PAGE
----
DNREC issues order requiring Homalite to stop unsafe storage practices of extremely hazardous chemical
ANCHORAGE, Alaska – As survivors of Alaska’s 2013 Spring Floods continue the process of rebuilding their lives and property, there is an issue many could face: “substantial damage,” as defined by the National Flood Insurance Program.
It’s common to think substantially damaged merely describes a structure that has sustained a large amount of damage by a flood or any other source such as fire, tornado or earthquake.Language English
Real-time Monitoring Pays Off for Tracking Nitrate Pulse in Mississippi River Basin to the Gulf of Mexico
Cutting edge optical sensor technology is being used in the Mississippi River basin to more accurately track the nitrate pulse from small streams, large tributaries and ultimately to the Gulf of Mexico.
Excessive springtime nitrate runoff from agricultural land and other sources in the Mississippi drainage eventually flows into the Mississippi River. Downstream, this excess nitrate contributes to the Gulf of Mexico hypoxic zone, an area with low oxygen known commonly as the "dead zone." NOAA-supported researchers reported that the summer 2013 dead zone covered about 5,840 square miles, an area the size of Connecticut.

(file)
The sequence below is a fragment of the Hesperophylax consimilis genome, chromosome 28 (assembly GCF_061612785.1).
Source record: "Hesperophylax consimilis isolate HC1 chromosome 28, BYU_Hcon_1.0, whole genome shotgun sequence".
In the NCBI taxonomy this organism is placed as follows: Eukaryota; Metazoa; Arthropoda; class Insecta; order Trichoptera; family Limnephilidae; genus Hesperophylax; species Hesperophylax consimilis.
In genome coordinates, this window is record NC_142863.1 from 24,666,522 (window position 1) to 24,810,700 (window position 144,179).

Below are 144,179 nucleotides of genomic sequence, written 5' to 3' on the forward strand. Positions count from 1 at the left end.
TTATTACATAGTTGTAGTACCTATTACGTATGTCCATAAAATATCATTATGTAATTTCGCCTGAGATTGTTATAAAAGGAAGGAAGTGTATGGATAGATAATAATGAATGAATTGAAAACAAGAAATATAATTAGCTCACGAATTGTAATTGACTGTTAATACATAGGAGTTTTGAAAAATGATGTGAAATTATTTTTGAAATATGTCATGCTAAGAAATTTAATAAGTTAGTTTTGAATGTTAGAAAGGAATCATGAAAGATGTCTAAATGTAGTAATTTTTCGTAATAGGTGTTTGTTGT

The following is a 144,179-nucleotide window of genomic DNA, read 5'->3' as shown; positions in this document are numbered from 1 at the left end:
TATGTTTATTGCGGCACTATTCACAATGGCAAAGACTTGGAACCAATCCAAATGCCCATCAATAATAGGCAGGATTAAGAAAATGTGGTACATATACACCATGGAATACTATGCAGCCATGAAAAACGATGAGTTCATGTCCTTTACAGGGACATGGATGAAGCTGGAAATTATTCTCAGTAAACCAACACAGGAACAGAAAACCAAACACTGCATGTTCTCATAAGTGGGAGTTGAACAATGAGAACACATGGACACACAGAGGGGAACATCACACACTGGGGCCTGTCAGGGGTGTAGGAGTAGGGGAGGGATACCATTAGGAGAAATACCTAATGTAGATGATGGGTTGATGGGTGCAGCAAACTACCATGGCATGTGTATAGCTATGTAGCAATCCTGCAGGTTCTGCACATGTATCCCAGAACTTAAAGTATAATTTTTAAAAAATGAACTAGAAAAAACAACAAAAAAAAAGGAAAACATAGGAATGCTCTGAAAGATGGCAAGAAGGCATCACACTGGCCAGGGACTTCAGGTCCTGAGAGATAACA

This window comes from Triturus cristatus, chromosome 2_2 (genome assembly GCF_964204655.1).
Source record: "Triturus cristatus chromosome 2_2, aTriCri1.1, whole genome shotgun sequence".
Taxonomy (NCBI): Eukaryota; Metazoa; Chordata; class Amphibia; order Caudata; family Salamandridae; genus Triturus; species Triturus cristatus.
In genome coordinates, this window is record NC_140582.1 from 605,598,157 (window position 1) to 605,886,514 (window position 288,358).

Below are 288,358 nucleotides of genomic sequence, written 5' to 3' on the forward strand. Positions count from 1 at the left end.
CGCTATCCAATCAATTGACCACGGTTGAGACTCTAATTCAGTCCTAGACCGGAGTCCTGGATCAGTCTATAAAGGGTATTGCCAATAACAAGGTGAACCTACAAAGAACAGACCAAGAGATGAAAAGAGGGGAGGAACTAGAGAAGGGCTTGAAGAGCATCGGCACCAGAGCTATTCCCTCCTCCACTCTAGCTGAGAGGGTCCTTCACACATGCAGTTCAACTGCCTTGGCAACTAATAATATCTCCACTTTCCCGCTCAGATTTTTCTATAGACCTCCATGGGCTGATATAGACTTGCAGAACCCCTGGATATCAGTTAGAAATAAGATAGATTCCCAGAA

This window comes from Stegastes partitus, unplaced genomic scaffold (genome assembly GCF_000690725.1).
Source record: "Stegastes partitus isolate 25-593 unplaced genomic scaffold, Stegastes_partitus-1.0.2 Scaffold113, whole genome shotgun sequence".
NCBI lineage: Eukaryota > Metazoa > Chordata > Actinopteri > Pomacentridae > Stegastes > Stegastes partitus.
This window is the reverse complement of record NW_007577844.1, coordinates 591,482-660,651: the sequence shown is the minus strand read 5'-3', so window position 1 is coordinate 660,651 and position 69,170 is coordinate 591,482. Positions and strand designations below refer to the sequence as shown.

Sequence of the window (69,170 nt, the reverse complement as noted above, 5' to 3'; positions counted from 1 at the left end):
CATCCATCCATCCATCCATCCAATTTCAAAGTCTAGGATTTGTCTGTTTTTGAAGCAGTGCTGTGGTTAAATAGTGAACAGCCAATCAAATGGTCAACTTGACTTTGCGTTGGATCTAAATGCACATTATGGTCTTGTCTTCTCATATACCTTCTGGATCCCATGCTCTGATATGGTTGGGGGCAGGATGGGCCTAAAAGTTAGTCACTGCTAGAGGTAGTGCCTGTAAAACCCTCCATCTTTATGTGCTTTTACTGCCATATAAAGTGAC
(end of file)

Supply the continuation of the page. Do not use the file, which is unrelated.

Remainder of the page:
These optical sensors measure and transmit nitrate data every 15 minutes to 3 hours and are located at the mouth of the Mississippi River near Baton Rouge, LA, and at several large tributaries to the Mississippi River—including the Missouri River at Hermann, MO; Ohio River at Olmsted, IL; Ohio, Illinois River at Florence, IL; and Iowa River at Wapello, IA – to track how nitrate concentrations from different areas of the watershed pulse in response to rainfall and seasons.This graph shows the pulsing of the nitrate concentration of the Misssissippi River at Baton Rouge, LA, along with the streamflow at the same point, from November 2011 to August 2013.
About 622 million pounds of nitrogen were transported in May and June of 2013 at the Mississippi River Baton Rouge station, said Brian Pellerin, USGS research hydrologist. "This is roughly equivalent to the amount of fertilizer nitrogen applied annually to about 4 million acres of corn."